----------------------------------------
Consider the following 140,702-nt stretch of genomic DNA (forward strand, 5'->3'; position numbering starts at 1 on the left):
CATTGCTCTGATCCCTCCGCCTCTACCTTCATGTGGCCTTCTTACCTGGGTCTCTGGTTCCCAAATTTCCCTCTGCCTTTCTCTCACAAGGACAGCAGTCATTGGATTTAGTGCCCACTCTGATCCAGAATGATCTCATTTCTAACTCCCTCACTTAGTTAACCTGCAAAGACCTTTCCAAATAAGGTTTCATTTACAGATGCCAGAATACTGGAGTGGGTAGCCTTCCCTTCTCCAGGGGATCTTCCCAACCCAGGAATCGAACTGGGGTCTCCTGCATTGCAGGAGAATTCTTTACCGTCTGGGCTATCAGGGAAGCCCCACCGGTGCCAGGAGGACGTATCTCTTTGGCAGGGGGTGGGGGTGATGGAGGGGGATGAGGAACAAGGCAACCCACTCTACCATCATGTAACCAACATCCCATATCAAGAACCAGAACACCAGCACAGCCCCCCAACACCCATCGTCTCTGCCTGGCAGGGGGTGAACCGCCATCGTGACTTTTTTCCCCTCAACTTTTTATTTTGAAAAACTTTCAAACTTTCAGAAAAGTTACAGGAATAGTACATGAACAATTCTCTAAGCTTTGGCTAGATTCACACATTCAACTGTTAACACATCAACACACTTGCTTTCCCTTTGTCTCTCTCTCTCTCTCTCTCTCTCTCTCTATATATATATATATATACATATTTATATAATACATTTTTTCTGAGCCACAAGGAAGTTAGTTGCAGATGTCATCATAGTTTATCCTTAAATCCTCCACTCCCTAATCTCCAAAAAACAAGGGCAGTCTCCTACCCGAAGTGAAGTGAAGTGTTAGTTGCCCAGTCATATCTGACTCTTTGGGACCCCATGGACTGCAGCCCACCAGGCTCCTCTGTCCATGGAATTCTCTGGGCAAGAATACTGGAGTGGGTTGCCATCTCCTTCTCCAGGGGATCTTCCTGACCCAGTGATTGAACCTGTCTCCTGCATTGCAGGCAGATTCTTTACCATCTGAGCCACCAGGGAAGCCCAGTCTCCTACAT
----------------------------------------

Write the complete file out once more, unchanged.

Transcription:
Consider the following 140,702-nt stretch of genomic DNA (forward strand, 5'->3'; position numbering starts at 1 on the left):
CATTGCTCTGATCCCTCCGCCTCTACCTTCATGTGGCCTTCTTACCTGGGTCTCTGGTTCCCAAATTTCCCTCTGCCTTTCTCTCACAAGGACAGCAGTCATTGGATTTAGTGCCCACTCTGATCCAGAATGATCTCATTTCTAACTCCCTCACTTAGTTAACCTGCAAAGACCTTTCCAAATAAGGTTTCATTTACAGATGCCAGAATACTGGAGTGGGTAGCCTTCCCTTCTCCAGGGGATCTTCCCAACCCAGGAATCGAACTGGGGTCTCCTGCATTGCAGGAGAATTCTTTACCGTCTGGGCTATCAGGGAAGCCCCACCGGTGCCAGGAGGACGTATCTCTTTGGCAGGGGGTGGGGGTGATGGAGGGGGATGAGGAACAAGGCAACCCACTCTACCATCATGTAACCAACATCCCATATCAAGAACCAGAACACCAGCACAGCCCCCCAACACCCATCGTCTCTGCCTGGCAGGGGGTGAACCGCCATCGTGACTTTTTTCCCCTCAACTTTTTATTTTGAAAAACTTTCAAACTTTCAGAAAAGTTACAGGAATAGTACATGAACAATTCTCTAAGCTTTGGCTAGATTCACACATTCAACTGTTAACACATCAACACACTTGCTTTCCCTTTGTCTCTCTCTCTCTCTCTCTCTCTCTCTCTATATATATATATATATACATATTTATATAATACATTTTTTCTGAGCCACAAGGAAGTTAGTTGCAGATGTCATCATAGTTTATCCTTAAATCCTCCACTCCCTAATCTCCAAAAAACAAGGGCAGTCTCCTACCCGAAGTGAAGTGAAGTGTTAGTTGCCCAGTCATATCTGACTCTTTGGGACCCCATGGACTGCAGCCCACCAGGCTCCTCTGTCCATGGAATTCTCTGGGCAAGAATACTGGAGTGGGTTGCCATCTCCTTCTCCAGGGGATCTTCCTGACCCAGTGATTGAACCTGTCTCCTGCATTGCAGGCAGATTCTTTACCATCTGAGCCACCAGGGAAGCCCAGTCTCCTACAT